Wal-Mart reported a solid fourth quarter, but confirmed fears that payroll taxes, delays in income tax refunds, and higher gas prices have been weighing on its sales since mid-January.
"In the last couple of weeks of the quarter, we began to see an impact from the increase in payroll taxes and the delay in the income tax refunds," said Wal-Mart ( U.S. CEO Bill Simon. )
February sales at the nation's largest retailer were also slower than planned, Simon added.
The delay in tax refunds has caused people to pull back discretionary spending on items like a new television before the Super Bowl, he said.
Hit with smaller paychecks, customers are starting to make adjustments in what they buy. However, Simon hasn't noticed a measurable trade down or change in traffic patterns yet.
"Customers know about it and are adjusting," he said. "We don't have a clear vision of how they'll continue to behave throughout the year."
Another sign of the pullback: the retailer noticed a shift in the way small businesses are stocking up at its warehouse club division Sam's Club.
Rosalind Brewer, CEO of Sam's Club, said that businesses were "more deliberate in their spending."
According to Wal-Mart's chief financial officer Charles Holley, Wal-Mart has started adjusting the sizes of products it sells and the assortment it displays on its shelves. Executives wouldn't elaborate.
"We are prepared for when customers have the paycheck in their hands and when they don't," he said.
Speculation about a slowdown started buzzing last week, when leaked emails from Wal-Mart executives who called the month a "total disaster" surfaced.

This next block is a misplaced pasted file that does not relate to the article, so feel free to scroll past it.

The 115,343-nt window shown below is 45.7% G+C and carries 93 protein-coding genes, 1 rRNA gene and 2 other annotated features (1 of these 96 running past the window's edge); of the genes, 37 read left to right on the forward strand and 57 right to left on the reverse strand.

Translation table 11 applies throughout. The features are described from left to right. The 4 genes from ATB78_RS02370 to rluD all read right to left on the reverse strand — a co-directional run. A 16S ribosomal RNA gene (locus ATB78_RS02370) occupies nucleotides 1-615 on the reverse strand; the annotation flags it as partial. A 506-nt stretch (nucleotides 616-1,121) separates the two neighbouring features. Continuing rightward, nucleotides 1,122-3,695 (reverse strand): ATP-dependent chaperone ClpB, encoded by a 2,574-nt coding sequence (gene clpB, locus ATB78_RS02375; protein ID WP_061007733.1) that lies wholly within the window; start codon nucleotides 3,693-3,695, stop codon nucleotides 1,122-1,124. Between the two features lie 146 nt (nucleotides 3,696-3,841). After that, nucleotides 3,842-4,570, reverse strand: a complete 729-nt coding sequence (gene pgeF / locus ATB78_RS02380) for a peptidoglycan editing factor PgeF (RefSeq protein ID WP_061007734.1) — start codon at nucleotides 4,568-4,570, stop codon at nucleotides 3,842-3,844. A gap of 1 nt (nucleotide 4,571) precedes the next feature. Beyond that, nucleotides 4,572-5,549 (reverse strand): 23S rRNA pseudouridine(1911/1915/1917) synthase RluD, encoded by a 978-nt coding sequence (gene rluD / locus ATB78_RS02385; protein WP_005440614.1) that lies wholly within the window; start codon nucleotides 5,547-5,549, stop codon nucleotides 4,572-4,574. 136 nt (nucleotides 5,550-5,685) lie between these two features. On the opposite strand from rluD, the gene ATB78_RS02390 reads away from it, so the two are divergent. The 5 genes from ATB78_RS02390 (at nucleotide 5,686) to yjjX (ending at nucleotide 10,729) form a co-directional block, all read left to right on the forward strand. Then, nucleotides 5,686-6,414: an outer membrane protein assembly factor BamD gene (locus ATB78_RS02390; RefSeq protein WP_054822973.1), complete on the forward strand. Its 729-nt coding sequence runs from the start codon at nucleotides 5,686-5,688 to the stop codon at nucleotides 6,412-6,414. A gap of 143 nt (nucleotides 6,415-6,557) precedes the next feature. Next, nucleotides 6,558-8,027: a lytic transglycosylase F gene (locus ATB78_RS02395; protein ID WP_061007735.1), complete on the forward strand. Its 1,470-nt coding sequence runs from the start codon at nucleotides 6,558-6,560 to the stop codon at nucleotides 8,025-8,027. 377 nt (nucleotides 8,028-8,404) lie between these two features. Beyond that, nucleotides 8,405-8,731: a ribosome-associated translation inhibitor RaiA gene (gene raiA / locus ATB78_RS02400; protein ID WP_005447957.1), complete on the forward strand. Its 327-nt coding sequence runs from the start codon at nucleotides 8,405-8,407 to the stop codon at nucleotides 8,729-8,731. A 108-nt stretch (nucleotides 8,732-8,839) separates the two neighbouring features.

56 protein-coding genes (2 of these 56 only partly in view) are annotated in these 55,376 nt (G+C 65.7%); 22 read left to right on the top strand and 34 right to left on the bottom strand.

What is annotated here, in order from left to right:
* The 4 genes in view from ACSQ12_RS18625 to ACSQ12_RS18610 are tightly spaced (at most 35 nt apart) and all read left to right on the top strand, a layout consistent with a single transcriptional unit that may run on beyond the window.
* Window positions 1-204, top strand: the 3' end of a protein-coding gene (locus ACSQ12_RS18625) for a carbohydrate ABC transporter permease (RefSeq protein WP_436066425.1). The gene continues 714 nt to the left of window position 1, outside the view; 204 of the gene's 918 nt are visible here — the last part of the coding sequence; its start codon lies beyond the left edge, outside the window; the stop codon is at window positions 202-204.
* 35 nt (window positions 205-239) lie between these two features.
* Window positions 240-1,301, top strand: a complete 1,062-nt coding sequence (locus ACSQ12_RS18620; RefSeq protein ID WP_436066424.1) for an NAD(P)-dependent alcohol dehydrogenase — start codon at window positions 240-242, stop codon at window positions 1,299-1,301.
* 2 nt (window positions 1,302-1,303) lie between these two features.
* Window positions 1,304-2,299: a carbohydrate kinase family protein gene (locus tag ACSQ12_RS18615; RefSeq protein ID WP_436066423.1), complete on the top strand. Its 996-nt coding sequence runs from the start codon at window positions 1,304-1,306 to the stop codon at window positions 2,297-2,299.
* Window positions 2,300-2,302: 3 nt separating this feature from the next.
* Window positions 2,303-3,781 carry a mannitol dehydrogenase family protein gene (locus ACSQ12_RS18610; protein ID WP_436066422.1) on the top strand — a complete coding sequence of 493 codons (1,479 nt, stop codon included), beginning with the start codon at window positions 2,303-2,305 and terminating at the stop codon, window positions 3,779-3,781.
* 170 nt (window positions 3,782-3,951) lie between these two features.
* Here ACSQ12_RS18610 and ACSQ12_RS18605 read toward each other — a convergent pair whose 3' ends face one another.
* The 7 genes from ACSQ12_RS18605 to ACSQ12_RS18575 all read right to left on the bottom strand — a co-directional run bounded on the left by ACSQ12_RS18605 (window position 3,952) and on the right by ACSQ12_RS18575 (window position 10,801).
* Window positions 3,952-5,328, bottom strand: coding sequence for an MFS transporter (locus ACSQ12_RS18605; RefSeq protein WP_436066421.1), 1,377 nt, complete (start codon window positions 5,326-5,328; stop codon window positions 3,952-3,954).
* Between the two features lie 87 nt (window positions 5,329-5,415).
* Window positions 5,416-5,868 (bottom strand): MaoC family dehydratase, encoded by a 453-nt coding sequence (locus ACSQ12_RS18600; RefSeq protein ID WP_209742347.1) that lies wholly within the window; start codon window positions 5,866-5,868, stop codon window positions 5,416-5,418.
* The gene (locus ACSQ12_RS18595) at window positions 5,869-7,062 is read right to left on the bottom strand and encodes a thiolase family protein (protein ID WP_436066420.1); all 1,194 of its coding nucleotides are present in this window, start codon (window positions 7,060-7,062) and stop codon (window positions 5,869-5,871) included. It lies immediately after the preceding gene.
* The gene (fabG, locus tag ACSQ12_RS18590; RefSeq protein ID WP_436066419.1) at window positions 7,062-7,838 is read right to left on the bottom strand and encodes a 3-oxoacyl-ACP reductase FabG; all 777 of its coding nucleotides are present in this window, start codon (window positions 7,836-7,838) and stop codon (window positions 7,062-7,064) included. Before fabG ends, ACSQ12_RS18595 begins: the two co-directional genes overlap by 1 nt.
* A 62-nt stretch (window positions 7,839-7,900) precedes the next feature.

As the country's largest retailer, Wal-Mart is viewed as a barometer for consumer sentiment.
Investors will be watching closely to see if the payroll tax hike will hit spending at other retailers as well. So far, many retailers have reported healthy sales in January, a sign that not all consumers may be worried about higher taxes and a still stagnant economy just yet.
But the sluggish start to the year at Wal-Mart comes after a decent fourth quarter, which was bolstered by steady sales during the holiday season.
Wal-Mart said earnings rose 7.9% from a year ago to $5.6 billion, or $1.67 a share. That beat Wall Street's estimates of a profit of $1.57 a share, according to a survey of analysts by Thomson Reuters.
Revenue came in just slightly below expectations though. The company reported a 3.9% increase in total revenue to $127.9 billion. Analysts were forecasting $128 billion.
Wal-Mart also announced it would increase its annual dividend by $0.29 to $1.88 per share for fiscal 2014, an 18% increase over last year.
Simon said that the company did well on Black Friday weekend and throughout the holiday season.
He said that Wal-Mart's strategy of hour-long specials on Thanksgiving, where it offered low prices on items like HDTVs and Apple's ( iPad 2 to anyone who visited the store on )Thursday evening, paid off. The store's layaway plan, which let customers hold an item for a period of time while they made incremental payments to cover its costs, also did well.
Sales of toys and food were particularly strong.
"Our performance during the key holidays was solid," Simon said.
The busy flu season also drove up sales in its health and wellness division.
The company also addressed the investigation into allegations of bribery of foreign officials at Wal-Mart's Mexico operations.
The charges stem from allegations that Eduardo Castro-Wright, the former CEO of Wal-Mart's Mexican division and former head of Wal-Mart U.S., orchestrated $24 million worth of bribes in Mexico to secure construction permits. The claims were reported in a New York Times article in April.
The retailer said in November that it was broadening its investigation into bribery allegations to include India, China and Brazil, and that the company has spent more than $35 million to ensure it complies with the U.S. law.
"We've spent thousands of hours and millions of dollars with compliance experts on anti-corruption support and training," Wal-Mart CEO Mike Duke said on Thursday. "We will have a world-class compliance organization."